MONTREAL, June 9, 2022 /CNW Telbec/ – This morning, the Fondation de Greater Montreal (FGM) released the 2022 edition of its Vital signs of Greater Montreal series of reports, which focuses on the situation of women and girls in the metropolitan area. The report explores three key issues: violence against women, their mental health, as well as their working conditions and their integration into the workplace. It also looks at the differentiated situations experienced by members of the LGBTQ2S+ community, Indigenous, immigrant and racialized women, young or adolescent girls, older women, single mothers, women living with disabilities or experiencing homelessness. . Here are some examples:
- In Montreal in 2017, more than 18% of women lived with a disability.
- In Quebec in 2017, one in five Indigenous women had thought about suicide in her lifetime.
- In Montreal in 2021, more than one in five women in a relationship declare that their partner has engaged in violent behavior.
- In 2020, poverty affected nearly 11% of women in Greater Montrealcompared to about 8% of men.
“This is the first time a study has taken a 360-degree view of many of the issues facing women and girls in Greater Montreal. Unsurprisingly, we see that there is still a long way to go before we get to sex and gender equality. The good news is that we are seeing the emergence of powerful and inspiring female leadership who can lead the way. These women are tackling issues head-on and we are here to support them,” says Karel MayrandPresident and CEO of the FGM.
It is precisely to support community organizations that help women and girls that the FGM launched, last fall, the Montreal Women’s Impact Collective Fund (WIM Fund), which allows a circle of women donors and volunteers to engage in a process of long-term improvement of women’s living conditions through philanthropy.
In addition to having compiled the available statistical data, the contributors to the Institut du Québec report have included testimonials and observations from stakeholders who work alongside women and girls within these organizations. Their contributions contribute to giving a more accurate portrait of the various realities experienced by women living in Greater Montreal.
“There has been progress, especially in terms of their participation in the labor market, but too many women still face multiple obstacles that prevent them from thriving,” explains Mia Homsy, President and CEO of the Institut du Québec. “Our findings on domestic and sexual violence, in particular, are very troubling. And, yes, Montreal women’s mental health is somewhat better overall than their counterparts in the rest of the world Canadabut all in all, there’s not much to cheer about.”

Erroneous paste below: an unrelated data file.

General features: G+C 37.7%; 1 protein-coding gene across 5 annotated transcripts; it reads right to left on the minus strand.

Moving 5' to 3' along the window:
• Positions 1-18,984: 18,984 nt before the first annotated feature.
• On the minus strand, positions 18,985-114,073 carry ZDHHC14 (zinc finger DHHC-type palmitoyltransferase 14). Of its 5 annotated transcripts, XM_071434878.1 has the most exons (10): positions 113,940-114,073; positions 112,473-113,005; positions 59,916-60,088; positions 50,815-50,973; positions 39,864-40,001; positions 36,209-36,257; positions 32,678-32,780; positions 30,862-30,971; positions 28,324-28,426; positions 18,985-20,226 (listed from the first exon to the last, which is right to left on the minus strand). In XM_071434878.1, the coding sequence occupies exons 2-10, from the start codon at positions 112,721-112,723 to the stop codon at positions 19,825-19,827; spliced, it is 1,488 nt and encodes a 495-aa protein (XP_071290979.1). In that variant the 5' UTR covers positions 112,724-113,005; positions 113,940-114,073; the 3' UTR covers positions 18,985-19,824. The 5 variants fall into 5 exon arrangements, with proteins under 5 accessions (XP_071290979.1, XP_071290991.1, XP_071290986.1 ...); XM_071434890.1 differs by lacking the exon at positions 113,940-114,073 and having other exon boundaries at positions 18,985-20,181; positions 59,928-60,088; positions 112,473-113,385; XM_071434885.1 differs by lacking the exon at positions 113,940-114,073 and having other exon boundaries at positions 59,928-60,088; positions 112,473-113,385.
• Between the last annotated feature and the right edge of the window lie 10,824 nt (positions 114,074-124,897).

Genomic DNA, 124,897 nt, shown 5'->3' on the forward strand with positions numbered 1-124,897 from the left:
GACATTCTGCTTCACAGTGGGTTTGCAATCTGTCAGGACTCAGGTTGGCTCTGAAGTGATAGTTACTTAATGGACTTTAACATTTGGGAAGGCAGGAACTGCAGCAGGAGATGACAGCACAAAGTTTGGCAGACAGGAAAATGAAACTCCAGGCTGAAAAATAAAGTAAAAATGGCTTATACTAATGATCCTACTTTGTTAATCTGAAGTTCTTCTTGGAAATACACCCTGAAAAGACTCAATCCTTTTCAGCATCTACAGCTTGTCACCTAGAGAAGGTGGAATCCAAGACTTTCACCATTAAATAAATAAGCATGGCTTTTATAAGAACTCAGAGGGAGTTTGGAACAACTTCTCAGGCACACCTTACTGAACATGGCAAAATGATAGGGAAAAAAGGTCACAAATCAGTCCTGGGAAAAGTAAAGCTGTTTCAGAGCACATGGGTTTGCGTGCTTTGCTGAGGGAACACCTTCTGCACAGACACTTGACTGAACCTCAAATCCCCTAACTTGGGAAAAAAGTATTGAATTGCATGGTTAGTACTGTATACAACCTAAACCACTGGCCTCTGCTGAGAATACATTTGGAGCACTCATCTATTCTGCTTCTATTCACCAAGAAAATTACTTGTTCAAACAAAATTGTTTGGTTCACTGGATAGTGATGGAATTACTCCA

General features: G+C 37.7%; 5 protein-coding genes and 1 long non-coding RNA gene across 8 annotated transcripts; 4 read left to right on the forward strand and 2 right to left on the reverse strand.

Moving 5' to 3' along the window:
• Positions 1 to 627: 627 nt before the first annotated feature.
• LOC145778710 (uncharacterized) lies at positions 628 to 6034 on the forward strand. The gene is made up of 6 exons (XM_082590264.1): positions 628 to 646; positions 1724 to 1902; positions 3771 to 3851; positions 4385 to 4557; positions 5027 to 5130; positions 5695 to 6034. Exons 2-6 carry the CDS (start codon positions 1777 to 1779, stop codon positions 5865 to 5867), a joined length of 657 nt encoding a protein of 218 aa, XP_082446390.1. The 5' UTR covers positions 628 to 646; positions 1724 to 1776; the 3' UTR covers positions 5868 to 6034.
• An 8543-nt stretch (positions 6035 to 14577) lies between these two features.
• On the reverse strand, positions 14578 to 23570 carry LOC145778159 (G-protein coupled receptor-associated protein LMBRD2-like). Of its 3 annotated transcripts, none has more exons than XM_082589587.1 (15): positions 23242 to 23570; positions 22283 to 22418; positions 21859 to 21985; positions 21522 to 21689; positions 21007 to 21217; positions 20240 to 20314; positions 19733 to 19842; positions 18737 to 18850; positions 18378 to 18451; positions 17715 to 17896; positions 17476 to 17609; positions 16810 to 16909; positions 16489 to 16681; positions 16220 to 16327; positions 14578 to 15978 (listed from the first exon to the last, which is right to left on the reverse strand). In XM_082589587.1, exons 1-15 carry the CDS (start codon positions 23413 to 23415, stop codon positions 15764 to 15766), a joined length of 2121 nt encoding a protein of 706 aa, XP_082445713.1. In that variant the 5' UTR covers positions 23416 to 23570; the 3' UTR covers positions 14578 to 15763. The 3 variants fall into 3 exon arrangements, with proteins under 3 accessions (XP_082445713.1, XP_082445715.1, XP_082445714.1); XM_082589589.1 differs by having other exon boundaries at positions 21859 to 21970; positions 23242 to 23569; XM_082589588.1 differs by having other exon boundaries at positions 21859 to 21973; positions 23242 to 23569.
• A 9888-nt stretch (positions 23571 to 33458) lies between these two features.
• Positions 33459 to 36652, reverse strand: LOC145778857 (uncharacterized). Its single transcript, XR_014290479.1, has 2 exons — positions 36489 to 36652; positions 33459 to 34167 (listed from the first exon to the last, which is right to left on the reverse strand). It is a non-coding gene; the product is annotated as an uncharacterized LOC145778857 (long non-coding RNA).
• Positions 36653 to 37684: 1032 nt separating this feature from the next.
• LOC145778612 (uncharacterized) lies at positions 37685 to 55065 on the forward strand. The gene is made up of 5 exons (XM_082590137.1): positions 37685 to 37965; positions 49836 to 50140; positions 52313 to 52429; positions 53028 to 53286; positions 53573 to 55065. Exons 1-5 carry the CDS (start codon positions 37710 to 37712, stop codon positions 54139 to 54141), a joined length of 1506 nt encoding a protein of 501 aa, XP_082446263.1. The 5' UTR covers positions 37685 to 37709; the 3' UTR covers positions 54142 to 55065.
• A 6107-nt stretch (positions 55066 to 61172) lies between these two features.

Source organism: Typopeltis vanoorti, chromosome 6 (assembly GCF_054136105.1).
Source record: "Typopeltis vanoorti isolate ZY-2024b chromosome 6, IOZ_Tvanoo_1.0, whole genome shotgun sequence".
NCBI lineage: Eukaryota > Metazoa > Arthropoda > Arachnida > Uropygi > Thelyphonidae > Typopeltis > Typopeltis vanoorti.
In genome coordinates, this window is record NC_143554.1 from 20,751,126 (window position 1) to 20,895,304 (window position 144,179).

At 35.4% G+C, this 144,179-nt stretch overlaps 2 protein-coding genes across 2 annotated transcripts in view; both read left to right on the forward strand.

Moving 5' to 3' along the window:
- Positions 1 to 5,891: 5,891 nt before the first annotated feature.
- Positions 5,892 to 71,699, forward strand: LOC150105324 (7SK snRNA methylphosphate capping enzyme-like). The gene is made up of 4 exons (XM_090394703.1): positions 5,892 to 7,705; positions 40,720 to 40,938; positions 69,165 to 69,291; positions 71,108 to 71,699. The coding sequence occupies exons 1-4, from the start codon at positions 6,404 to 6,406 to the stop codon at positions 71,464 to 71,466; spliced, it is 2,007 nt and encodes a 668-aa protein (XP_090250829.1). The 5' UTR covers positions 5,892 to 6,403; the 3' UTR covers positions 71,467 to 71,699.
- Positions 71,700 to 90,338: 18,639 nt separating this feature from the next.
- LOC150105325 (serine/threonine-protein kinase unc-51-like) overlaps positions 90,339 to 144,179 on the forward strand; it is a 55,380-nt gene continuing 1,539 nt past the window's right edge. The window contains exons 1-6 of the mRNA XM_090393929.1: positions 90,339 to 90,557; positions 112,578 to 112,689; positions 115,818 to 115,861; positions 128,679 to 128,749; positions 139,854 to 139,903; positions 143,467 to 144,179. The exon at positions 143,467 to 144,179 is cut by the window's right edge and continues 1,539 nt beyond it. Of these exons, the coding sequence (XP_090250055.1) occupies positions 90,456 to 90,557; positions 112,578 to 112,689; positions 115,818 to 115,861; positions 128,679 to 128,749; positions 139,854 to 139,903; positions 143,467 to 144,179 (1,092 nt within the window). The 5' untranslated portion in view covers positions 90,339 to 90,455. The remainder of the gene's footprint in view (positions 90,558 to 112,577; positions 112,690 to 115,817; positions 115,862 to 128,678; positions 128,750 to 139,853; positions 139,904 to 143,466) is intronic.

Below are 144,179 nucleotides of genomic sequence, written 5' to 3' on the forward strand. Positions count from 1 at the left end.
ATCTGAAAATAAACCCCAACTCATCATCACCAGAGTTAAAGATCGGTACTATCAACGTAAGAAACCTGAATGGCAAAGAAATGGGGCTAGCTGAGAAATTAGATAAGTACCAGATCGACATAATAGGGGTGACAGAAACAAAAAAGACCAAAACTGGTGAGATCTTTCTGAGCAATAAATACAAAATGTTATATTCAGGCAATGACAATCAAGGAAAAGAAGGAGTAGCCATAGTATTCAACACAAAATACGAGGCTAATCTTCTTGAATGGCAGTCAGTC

The highlights and the full report are available free of charge on the Foundation of Greater Montreal’s website.
“We want this Vital signs to be a lever and a driving force for all the players in our community. We call everyone, through Greater Montreal, to recommit to promoting gender and gender justice and equity. Our community has a duty to do better,” concludes Karel Mayrand.
The Foundation of Greater Montreal (FGM) serves and listens to its community. Together with its partners, it mobilizes philanthropic resources, disseminates knowledge, sparks new initiatives and supports the community, with a view to advancing the United Nations Sustainable Development Goals by Greater Montreal. The FGM aspires to the development of a community free from poverty and discrimination, where everyone can realize their potential and live in a healthy environment, today and tomorrow. Website: fgmtl.org
About the Institute of Quebec
The Institut du Québec is a non-profit organization that focuses its research and studies on the current socio-economic issues of Quebec. It aims to provide public bodies and the private sector with the tools they need to make informed decisions and thus contribute to building a more dynamic, competitive and prosperous society. Website: institutduquebec.ca
SOURCE Foundation of Greater Montreal
For further information: Simon Delorme, communications project manager, (438) 777-2776, [email protected]